These days, small spaces like tiny houses, urban studio apartments and quaint cottages have become less of a temporary dwelling situation, and more of a movement.
It’s a rising trend – ‘tiny home living’ has seen a 137% increase in interest on UK Google searches since January, whilst ‘downsizing’ has seen a 60% increase in the same time.
Along with the obvious financial advantages, living small appeals to a large demographic because it gives us the opportunity to cut the clutter, enjoy the added benefit of less upkeep, and focus on leading a more self-sufficient lifestyle.
Furniture company, Zinus, offer 10 top tips to make a small bedroom feel bigger, inspired by downsizing and tiny homes living trends.
1. Think ‘Flex Space,’ focus on function
It’s easy to get carried away creating a bedroom which looks magazine-shoot ready but when you’re taking inspiration from tiny homes, you need to think practically. Ask yourself, what will I be doing with this room, how do I want to feel in it? There’s a rising trend in what’s called ‘flex space’ – which is all about taking neglected and forgotten corners of rooms and rethinking their purpose. Typically used in areas like hallways and beneath staircases, think about carrying this over to the bedroom. Can a corner become both storage and a dressing area? Doubling up adds double the function and is key to tiny home living.
2. Encourage natural light
A good trick to making a bedroom feel bigger is to encourage natural light. A lot of tiny homes are built in areas of natural beauty and often compromise wallspace for large windows to let as much natural light in as possible. It’s harder to get that morning sun if your room is on the wrong side of the house, or you like in an overlooked city-centre apartment, but using mirrors and making sure all your windows remain clutter free is a great way to bring extra light in. In an ideal world and if you’ve got the funds, installing a skylight so you can see stars and wake to natural light is the ideal solution.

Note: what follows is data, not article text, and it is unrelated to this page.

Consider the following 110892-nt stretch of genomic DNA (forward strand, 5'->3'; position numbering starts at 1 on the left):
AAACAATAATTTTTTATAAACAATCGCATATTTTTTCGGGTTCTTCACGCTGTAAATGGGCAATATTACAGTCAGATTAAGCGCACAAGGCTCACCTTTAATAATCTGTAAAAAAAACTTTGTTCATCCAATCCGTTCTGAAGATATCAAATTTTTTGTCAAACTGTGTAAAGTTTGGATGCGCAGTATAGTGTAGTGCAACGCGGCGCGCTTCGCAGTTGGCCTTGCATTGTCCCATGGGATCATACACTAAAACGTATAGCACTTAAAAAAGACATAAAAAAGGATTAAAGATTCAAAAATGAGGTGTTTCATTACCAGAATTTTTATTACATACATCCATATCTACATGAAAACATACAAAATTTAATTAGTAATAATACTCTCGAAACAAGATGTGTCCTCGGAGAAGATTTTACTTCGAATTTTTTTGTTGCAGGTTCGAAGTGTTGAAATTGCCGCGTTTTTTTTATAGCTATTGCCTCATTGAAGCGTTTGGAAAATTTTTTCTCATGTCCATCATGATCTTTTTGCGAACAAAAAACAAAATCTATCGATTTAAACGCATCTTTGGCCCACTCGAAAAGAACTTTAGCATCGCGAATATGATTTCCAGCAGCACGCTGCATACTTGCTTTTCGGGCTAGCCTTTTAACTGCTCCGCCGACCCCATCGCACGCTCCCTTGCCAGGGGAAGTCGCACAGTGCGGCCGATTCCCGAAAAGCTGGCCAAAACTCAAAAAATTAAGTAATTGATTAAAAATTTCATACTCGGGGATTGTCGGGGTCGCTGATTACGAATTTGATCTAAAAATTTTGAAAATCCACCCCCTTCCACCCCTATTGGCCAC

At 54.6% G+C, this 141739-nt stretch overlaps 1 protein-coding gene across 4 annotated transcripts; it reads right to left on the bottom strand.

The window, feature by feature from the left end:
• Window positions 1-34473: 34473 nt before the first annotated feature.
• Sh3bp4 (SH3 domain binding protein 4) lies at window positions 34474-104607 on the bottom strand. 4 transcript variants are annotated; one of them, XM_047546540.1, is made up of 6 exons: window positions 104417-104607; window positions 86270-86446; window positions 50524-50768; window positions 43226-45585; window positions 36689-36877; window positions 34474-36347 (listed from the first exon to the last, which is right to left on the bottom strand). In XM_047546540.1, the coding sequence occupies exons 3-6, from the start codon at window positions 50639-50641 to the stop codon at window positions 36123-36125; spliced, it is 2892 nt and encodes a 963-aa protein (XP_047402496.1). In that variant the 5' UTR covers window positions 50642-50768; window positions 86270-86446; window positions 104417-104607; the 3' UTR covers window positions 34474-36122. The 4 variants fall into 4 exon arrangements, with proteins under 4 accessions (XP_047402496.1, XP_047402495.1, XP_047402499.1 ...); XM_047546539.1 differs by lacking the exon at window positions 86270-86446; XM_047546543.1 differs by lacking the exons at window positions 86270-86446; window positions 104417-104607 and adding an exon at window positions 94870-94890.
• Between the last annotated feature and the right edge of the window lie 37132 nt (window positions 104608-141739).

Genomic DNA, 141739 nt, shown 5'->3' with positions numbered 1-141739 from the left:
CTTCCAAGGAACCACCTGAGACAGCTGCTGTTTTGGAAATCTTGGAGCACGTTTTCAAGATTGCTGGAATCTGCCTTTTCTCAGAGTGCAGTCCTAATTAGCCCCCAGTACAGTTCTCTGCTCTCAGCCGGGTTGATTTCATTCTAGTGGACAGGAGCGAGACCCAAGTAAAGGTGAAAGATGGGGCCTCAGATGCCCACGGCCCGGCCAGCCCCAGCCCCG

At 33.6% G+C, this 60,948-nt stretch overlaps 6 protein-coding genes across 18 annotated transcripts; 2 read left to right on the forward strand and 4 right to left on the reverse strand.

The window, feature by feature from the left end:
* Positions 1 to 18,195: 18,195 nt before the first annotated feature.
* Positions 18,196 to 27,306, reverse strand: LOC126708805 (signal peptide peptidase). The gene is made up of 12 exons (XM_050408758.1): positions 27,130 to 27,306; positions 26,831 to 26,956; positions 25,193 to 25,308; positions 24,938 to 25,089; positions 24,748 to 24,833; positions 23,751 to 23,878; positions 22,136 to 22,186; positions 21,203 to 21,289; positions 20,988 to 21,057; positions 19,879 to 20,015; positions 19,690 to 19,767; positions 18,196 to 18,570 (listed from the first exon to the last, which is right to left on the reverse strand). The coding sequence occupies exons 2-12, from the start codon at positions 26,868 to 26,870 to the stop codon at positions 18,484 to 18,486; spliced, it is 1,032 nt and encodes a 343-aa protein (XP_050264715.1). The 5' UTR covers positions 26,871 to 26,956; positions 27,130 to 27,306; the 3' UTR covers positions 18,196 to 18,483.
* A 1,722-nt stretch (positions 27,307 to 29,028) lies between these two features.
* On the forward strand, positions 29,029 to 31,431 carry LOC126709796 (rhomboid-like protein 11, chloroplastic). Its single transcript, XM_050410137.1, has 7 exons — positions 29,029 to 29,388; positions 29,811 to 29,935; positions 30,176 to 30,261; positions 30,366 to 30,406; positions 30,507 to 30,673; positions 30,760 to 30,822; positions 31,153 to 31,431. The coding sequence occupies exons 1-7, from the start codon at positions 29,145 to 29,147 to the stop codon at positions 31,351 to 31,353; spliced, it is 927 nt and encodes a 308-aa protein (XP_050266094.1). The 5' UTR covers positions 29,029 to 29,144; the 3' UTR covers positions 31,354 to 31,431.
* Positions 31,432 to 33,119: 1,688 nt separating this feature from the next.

3. Bring outdoors, indoors
If you haven’t got big windows and are struggling to bring the light in, you can create a similar effect by bringing lots of outdoor touches inside. Plants alongside wooden textures give a sense of the forest and all the calm that comes with it, helping to trick the mind into thinking of the outdoors, which we then associate with open space. Botanical wallpaper and elements of biophilic design can help too – so look to incorporate floral and jungle patterns alongside as many indoor plants as possible. You want to emphasise a connection between the home and nature.
4. Create cohesion
When you have a smaller bedroom, it’s important to use a colour palette and aesthetic that’s consistent and works towards creating a more spacious feel. Clashing colours can break harmony and make rooms feel smaller. So think about a consistent scheme on walls and consider painting things like the doors, the trim, the coving, all the same colour as this will create more space visually. If you do want to break things up a bit, wallpaper draws the eye up and a feature wall, say behind a bed, can help a small bedroom feel larger. Failing that, use a bookcase or plant to get a similar effect. Light tones work better than dark tones in bedrooms too.